I finished Richard Nixon's 1992 book, Seize the Moment: America's Challenge in a One-Superpower World. In this post, I'll comment on three quotes from the book.
1. On page 290, Nixon says the following about entitlements:
we are witnessing the rise of that new despotism under the cover of
'entitlements.' We hear claims that by virtue of living in the United
States, a person is 'entitled' not only to subsistence amounts of food,
clothing, and health care, but to more and more of the amenities of life
as well. It is not just the poor who seek these entitlements. Farmers
who demand a guaranteed price for their crops, steelmakers who demand
tariffs to protect their market share, retirees who demand Social
Security payments far exceeding their contributions into the system,
students who claim a right to subsidized loans, and dozens of other
special interests all seek a guaranteed place at the federal trough.
Today, if entitlements continue to proliferate, we risk the demise of
the virtues of self-reliance and individual responsibility and the
triumph of the new despotism about which Tocqueville warned."
all for individual responsibility, but self-reliance? How can people
rely on themselves when they cannot afford a college education or health
care simply because they don't make enough money, even after working
long hours? (I agree with Nixon that not everyone needs to go to
college and that apprenticeships are good for the non-college bound, but
I think that more people than the rich should be able to attend
college.) What about the elderly, particularly those who are no longer
able to work?
2. In a similar vein, Nixon says on pages 296-297:
threat of having to do without is central to a productive economy.
Some people work because they want to, but most people work because they
have to. If you eliminate the necessity, you remove the motivation.
Even worse, you introduce a spiritual rot that eats at the foundation of
society itself. Those who do work resent those who do not, and they
also resent the system that rewards the lazy with leisure. Seeing the
lazy rip off the system and get away with it, they are tempted to rip it
off in their own ways. Society as a whole goes on a downward spiral of
alienation and irresponsibility, which in turn fosters hostility,
resentment, and even revenge."
Although I have issues with a system that makes people's very survival so insecure,
I agree with Nixon that people should work. Politicians on the left
and the right have suggested that there be training programs for people
with disabilities. That, in my opinion, is not only a good idea, but
it's an important idea.
But I also think
that some welfare programs should be universal, such as Medicare. That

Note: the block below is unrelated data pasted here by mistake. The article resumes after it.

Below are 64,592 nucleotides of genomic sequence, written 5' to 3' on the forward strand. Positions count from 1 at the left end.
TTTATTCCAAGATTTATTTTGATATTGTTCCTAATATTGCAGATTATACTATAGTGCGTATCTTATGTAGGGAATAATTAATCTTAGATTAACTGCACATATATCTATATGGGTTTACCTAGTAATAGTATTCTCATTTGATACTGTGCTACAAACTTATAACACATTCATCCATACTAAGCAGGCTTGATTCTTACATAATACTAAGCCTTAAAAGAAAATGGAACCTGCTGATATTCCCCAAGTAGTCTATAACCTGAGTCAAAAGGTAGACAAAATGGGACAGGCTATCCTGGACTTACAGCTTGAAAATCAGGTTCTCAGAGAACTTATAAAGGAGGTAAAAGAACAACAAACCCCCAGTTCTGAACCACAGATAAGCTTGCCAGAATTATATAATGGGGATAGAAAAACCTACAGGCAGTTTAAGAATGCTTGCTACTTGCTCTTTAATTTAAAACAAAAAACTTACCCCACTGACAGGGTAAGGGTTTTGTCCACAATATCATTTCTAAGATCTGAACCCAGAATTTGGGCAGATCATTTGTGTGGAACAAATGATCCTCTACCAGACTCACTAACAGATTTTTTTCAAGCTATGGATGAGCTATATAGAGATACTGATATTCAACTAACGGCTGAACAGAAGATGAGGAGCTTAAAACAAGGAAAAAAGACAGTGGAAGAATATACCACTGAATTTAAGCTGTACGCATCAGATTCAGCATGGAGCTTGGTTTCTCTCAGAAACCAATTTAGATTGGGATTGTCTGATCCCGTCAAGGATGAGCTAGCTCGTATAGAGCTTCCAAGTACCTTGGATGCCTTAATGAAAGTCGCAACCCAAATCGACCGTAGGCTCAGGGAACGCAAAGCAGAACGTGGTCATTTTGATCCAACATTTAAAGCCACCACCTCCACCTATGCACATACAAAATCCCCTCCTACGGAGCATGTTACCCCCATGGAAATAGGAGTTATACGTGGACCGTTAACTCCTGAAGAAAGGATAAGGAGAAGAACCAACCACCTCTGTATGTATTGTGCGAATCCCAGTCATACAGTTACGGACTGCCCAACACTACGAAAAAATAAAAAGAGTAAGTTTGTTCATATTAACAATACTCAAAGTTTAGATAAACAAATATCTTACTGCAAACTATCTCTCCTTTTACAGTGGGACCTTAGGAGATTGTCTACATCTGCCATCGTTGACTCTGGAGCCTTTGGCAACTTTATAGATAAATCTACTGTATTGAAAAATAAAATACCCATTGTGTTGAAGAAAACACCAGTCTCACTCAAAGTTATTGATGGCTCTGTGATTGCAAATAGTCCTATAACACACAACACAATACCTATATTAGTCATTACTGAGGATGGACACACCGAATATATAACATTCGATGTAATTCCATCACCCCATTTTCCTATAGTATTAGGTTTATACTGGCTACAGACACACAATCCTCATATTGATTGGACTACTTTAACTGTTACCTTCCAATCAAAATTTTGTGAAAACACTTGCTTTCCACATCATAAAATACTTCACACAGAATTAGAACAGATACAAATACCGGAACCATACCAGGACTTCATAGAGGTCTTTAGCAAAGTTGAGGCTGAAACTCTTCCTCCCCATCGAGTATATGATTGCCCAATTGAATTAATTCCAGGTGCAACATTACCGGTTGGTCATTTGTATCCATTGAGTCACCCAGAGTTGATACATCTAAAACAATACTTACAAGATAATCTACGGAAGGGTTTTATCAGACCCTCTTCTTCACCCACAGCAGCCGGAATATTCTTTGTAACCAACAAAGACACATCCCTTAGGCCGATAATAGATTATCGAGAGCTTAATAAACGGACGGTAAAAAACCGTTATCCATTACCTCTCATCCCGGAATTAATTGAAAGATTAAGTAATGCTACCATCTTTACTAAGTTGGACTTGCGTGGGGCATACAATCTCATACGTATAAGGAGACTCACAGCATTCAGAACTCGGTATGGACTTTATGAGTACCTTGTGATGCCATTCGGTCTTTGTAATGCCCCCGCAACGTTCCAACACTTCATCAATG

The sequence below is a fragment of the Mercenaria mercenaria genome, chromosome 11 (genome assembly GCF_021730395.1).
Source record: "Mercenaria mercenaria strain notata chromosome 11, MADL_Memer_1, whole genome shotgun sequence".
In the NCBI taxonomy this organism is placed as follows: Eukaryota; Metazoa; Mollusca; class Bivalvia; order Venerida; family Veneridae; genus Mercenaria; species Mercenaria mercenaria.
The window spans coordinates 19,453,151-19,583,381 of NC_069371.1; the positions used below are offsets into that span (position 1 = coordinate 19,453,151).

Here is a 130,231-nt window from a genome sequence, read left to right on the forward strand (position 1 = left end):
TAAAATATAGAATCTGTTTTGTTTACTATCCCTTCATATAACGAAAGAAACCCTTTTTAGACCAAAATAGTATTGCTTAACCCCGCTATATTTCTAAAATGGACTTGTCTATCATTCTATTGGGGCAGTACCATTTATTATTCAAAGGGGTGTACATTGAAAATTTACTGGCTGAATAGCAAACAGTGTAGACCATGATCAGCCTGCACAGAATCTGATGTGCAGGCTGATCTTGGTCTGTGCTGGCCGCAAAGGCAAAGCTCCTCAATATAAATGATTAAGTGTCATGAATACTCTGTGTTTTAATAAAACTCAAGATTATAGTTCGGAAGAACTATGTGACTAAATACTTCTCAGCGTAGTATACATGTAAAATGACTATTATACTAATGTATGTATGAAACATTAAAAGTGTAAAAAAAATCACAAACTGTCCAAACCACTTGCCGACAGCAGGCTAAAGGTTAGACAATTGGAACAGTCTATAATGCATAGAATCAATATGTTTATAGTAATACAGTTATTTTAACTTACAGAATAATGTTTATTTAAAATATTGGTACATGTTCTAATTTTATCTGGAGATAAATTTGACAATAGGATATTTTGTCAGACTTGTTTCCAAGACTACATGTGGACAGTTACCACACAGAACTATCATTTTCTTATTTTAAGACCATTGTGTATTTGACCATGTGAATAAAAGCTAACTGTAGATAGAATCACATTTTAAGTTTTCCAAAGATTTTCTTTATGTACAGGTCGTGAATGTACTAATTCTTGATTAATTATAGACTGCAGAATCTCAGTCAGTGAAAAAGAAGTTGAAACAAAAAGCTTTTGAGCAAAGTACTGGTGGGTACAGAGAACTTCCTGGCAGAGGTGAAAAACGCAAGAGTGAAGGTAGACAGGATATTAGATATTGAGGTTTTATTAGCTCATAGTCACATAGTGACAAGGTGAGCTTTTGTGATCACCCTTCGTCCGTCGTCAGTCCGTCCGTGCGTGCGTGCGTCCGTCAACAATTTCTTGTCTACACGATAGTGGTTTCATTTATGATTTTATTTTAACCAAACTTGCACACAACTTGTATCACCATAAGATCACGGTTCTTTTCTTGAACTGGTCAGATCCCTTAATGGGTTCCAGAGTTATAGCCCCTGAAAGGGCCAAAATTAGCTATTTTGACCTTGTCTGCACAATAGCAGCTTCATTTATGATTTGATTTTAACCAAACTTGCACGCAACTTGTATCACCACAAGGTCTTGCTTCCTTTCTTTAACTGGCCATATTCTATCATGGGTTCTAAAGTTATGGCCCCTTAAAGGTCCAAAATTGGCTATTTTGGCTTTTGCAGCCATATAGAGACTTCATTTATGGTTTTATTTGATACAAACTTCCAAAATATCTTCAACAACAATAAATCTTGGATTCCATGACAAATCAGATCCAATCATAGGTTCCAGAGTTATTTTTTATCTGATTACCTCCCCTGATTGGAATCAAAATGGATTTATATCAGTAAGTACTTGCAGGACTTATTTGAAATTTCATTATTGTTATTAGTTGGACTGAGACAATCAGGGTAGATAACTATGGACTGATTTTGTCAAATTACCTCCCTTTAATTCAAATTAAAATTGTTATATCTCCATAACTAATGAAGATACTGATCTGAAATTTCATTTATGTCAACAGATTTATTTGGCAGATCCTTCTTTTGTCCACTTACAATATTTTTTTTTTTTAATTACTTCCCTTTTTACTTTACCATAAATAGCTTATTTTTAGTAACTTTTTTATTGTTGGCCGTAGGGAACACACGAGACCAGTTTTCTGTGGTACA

way, one group of people is not resenting another group because it gets
health care benefits, for everyone is a beneficiary. On the other hand,
come to think of it, one group could resent another if the one group is
contributing a lot to the system, while the other group is merely
receiving. Countries that pay for their health care with a Value-Added
Tax (a tax that Nixon supports) may not have this problem as much, for
everyone who buys something is contributing to the system. The problem,
though, is that the VAT is arguably
3. On page 294, Nixon touches on health care reform:
have made a mistake in addressing issues such as the exploding costs of
health care in ways that removed market forces from the equation. We
have erred by separating health care consumers from any concern about
the costs of the care being provided. We need to work out a system that
includes a greater emphasis on preventive care, sufficient public
funding for health insurance for those who cannot afford it in the
private sector, competition among both health care providers and health
insurance providers to keep down the costs of both, and decoupling the
cost of health care from the cost of adding workers to the payroll."
agree with a lot of what Nixon says here: preventive care, a public
health care program for the needy (though I'm open to this public
program being open to everyone), and detaching the cost of health care
from the cost of employing people. In my opinion, the third goal is a
good reason to accept a national health care system or a public option:
companies can then hire people and employ them full-time without
worrying about the cost of health insurance, for the government would be
taking care of that.
On competition, that's something both
political parties claim to support. Even defenders of Obamacare have
maintained that competition will bring the cost of health care and
health insurance down! I hope that it would. Personally, I think that
certain monopolies should be broken up----for example, insurance
companies should not have virtual monopolies in states. But I have a
hard time seeing competition as the end-all-be-all. For one, people in
emergency medical situations don't always know enough to weigh their
options----plus they have to make a decision really fast. Second, I
read one critique of the pro-competition argument that said that it's
not as if you can market some of this medical equipment on e-bay,
allowing people to search for the equipment at a low price! Something
that does bring down costs in other countries is for the government to
negotiate prices with the health-care providers.
A tale of two journeys
1 hour ago